Sex determination is appealing to everyone because . . . . [o]ne of the first characteristics of a human being at birth is . . . boy or girl . . . . The field of sex determination[, however,] is very poorly understood . . . . We know a handful of genes that makes boys become boys and girls to become girls[,] but we know that we're missing a very, very large piece of this puzzle . . . . [such as] why . . . a number of babies would be born intersex . . . . What we know even less is how our brain becomes either more of the masculinized brain or more of the feminized brain . . . . [As for the body,] you can look at [it] with a different perspective[,] which is the makeup of the gonads, whether they're testes or ovaries . . . . We know[, however, that] there are individuals who have ovaries yet they can be XY and conversely . . . have testes and be XX . . . . [A]nother way of looking at [sexual determination] . . . is gender identity. It's one's own perception of one's sex[,] . . . how people feel . . . they are, either male or female . . . . You can have individuals who are fully masculinized, have a penis, have two testicles, they're XY, they have levels of testosterone of the majority of males, yet they feel . . . they belong to the [female] body and in their mind . . . are female . . . . When the sex chromosomes were discovered, it was immediately obvious that males and females were different at the chromosomal level. Females were XX; males were XY. Then the immediate question was: Well, what makes a male a male and a female a female? . . . . One [view] is it's the number of X chromosomes that makes you either male or female and females have two X chromosomes; males have only one. This mechanism is probably the most frequent in the animal kingdom . . . . [But there is the] Androgen Insensitivities Syndrome[,] . . . the inability for androgens -- that is essentially testosterone -- to bind to their receptor. In the Androgen Insensitivities Syndromes, the individuals are typically XY. They have a Y chromosome. They typically have two normally functioning testicles which do produce male hormones, in particular high levels of testosterone, but the testosterone cannot bind to its receptor[, which] . . . makes the external appearance of these individuals to be fully female. They do not have penis. They do have what appears to be a normal vagina and they look [like a] normal female at birth . . . . We [also] know that, there are a number of babies born who are male -- they have two testes and penis -- and yet they do not have a Y chromosome. We started to decipher the molecular mechanisms that lead to this situation and we now know that there [are] a few other genes that can sometimes mimic the action of the genes in the Y chromosome. So the Y chromosome is not this single force that pushes the whole male sex determination pathway . . . . The idea is in instead of having a simplistic mechanism by which you have pro-male genes going all the way to make a male, in fact there is a solid balance between pro-male genes and anti-male genes and if there is a little too much of anti-male genes, there may be a female born and if there is a little too much of pro-male genes then there will be a male born . . . . The pathway [to male or female] is made of a complex network of genes that interact with each other at the molecular level and these interactions depend highly on the dose of each of these genes. So the end result is a subtle balance between a number of genes, most of them still unknown unfortunately that lead to either the making of a male or the making of a female . . . . We know a number of things in sex determination. We know a handful of genes. We know a little bit how they work. We unfortunately don't know how to explain the majority of our patients, who are either intersex or with a complete sex reversal. We can understand what's happening in the molecular level in only about 30% of the cases and that's not very much . . . . Knowing that you're a boy or you're a girl is something that's unique to humans. This is what we call "gender identity" and we don't know how this happens. We don't know why suddenly at a certain age, and rather early actually, about 3, 4, 5 years of age, we just know that we're either boys or girls . . . . How do we know . . . ? I have no idea. I don't think anyone has any idea. I would love to know. We're trying to work on some biological determinance of gender, to try to understand what happens in our brain . . . . But that probably will not even tell us how we know at the time we knew it . . . . Studying gender is complicated: first because there is no animal model for it. You have to study humans. One way to study gender is by looking at individuals who don't feel right in their own gender. They have what we call "Gender Dysphoria." They're unhappy about their gender. Some of them may become transsexuals. They actually perform surgery because they're so intensely unhappy about the gender that was attributed to them that they feel the need to change using surgical tools . . . . Hormones have always been thought as the unique or major factor influencing the development of a male or female brain. We now know that hormones cannot explain everything in the making of a brain, whether it's masculine or a feminine brain. But we don't know really what the other factors are . . . . [S]ome of these factors may be genetic. Maybe pieces of the Y chromosome are important at some level in the brain['s] sexual differentiation. Maybe some environmental factors are also important: there are compounds in the environment that are hormone-like, they're estrogen-like for instance, that might play a role in this. These are purely speculative arguments, but those are the kind of things that we are trying to decipher . . . . Sexual orientation is an independent parameter from gender identity . . . . What we know about the mechanisms of gender identity is extremely poor. What we know about the mechanisms of sexual orientation is a little better but it's not clearly understood. It probably is a mixture of a number of factors -- social, environmental, genetic . . . . [We also have to understand intersex.] . . . . Intersex is an intermediate sexual phenotype. This means that this is a state of being in-between what's commonly accepted as male or female at all levels, that is an anatomical level, gonadal level, and brain level, and behavioral level . . . . Complete sex reversal corresponds to the extreme end of the intersex spectrum, where apparently there is no ambiguity of the genitalia at birth, but yet there is a intermediate state, at some level which is either the genetic level or the hormonal level or the brain level. But at birth sex reversal doesn't show. At birth phenotypically they look either male or female. It's only later on during their lives because they usually cannot go through normal puberty, that we find out that they had some intermediate state in terms of either their genetic makeup or their hormonal makeup . . . . The big dream for me and the big challenge in fact, is to understand the mechanisms of gender identity. This is really the big enigma and to me it's also the most important aspect of sex determination to understand because . . . out of all the definitions of sex, gender is the most important. In fact it's how people feel that is important, regardless of what they look like, of what their levels of hormones are, or what their face or genitalia look like. It's what they feel within themselves. That's what's important. And to understand what make[s] gender identity happen at some point in a human life is absolutely fascinating and extremely complicated to study but that's certainly the next challenge in the research in sex determination.This might seem like a rather long excerpt, but the original piece is so much longer, and also in interview format, that I simply had to radically cut it and leave out most of the original text, but those readers interested in more can go to the link and read the entire fascinating interview.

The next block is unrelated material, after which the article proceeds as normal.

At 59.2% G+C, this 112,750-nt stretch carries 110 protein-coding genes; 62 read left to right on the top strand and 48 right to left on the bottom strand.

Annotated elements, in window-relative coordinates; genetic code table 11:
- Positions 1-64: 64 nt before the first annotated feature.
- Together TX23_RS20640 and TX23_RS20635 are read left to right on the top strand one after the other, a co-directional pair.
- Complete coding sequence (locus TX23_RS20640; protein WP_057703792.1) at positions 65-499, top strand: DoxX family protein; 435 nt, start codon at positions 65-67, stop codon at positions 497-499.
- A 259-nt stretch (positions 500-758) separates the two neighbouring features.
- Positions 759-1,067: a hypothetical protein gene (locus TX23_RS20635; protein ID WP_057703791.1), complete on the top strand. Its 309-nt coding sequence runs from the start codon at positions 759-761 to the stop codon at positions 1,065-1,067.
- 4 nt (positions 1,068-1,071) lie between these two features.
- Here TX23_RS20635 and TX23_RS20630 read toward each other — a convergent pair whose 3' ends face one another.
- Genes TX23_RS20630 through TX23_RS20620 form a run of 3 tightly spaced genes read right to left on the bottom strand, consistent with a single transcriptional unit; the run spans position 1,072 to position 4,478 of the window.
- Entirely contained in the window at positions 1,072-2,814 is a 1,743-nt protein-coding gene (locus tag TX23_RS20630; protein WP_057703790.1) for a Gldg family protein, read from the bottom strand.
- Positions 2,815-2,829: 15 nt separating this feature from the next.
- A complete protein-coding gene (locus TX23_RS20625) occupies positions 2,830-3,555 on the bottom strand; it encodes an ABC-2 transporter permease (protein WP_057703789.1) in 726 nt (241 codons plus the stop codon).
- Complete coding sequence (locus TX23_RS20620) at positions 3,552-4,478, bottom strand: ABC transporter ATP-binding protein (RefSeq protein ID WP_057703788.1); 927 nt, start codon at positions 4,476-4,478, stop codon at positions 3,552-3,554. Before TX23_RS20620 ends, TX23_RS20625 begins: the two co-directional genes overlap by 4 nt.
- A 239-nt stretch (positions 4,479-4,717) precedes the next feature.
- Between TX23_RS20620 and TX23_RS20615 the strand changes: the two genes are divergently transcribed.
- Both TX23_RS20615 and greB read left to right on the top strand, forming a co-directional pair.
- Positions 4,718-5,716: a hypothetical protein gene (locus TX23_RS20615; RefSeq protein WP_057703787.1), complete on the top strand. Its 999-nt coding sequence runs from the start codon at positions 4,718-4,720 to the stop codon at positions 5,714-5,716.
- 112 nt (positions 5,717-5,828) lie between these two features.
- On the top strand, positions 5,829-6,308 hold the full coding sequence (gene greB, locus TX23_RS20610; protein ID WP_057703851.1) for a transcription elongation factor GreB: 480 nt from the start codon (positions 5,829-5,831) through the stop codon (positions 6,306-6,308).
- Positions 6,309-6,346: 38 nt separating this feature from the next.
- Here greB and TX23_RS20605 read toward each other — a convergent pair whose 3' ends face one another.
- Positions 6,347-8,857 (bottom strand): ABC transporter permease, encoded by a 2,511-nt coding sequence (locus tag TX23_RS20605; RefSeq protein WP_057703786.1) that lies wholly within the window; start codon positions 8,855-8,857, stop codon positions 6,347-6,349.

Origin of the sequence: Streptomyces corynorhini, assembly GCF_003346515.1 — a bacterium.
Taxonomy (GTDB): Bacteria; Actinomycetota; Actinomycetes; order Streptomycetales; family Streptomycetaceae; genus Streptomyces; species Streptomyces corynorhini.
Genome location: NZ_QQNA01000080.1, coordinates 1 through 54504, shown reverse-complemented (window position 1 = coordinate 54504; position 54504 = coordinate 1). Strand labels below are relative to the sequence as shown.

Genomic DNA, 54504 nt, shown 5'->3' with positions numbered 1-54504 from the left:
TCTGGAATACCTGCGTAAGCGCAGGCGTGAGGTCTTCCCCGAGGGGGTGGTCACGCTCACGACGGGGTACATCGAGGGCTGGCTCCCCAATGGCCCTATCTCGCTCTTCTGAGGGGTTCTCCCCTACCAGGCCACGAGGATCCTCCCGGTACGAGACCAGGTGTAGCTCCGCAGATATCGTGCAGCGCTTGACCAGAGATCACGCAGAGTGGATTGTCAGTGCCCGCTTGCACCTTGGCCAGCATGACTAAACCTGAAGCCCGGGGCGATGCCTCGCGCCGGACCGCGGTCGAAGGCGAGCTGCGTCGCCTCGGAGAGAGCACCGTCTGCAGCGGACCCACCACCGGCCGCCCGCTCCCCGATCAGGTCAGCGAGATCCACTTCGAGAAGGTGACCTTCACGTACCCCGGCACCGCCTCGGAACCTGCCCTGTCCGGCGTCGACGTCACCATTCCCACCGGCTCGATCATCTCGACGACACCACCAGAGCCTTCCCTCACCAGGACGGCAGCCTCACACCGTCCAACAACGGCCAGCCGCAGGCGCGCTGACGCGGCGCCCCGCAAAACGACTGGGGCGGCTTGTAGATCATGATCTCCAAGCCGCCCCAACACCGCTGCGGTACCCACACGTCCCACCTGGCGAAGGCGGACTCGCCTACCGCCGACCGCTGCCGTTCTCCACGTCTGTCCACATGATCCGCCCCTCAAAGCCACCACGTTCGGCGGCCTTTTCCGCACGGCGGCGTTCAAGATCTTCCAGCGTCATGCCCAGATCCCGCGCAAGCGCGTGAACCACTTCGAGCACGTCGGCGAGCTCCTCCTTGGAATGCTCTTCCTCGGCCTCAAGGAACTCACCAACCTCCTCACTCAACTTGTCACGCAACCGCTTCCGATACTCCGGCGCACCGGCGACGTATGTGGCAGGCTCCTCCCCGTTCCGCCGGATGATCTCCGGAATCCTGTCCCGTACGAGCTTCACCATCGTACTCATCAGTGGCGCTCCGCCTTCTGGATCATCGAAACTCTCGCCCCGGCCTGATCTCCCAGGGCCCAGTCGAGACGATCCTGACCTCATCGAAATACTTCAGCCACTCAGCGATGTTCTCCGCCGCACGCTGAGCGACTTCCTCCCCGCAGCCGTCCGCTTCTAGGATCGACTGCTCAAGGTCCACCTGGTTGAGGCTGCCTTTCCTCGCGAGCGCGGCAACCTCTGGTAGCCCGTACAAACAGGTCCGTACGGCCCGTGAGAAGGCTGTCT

Dr. Vilain's English is sometimes a bit awkward, but his explanations are usually very clear and tend to support Camille Paglia's advice, namely, that Feminists need to learn more biology . . .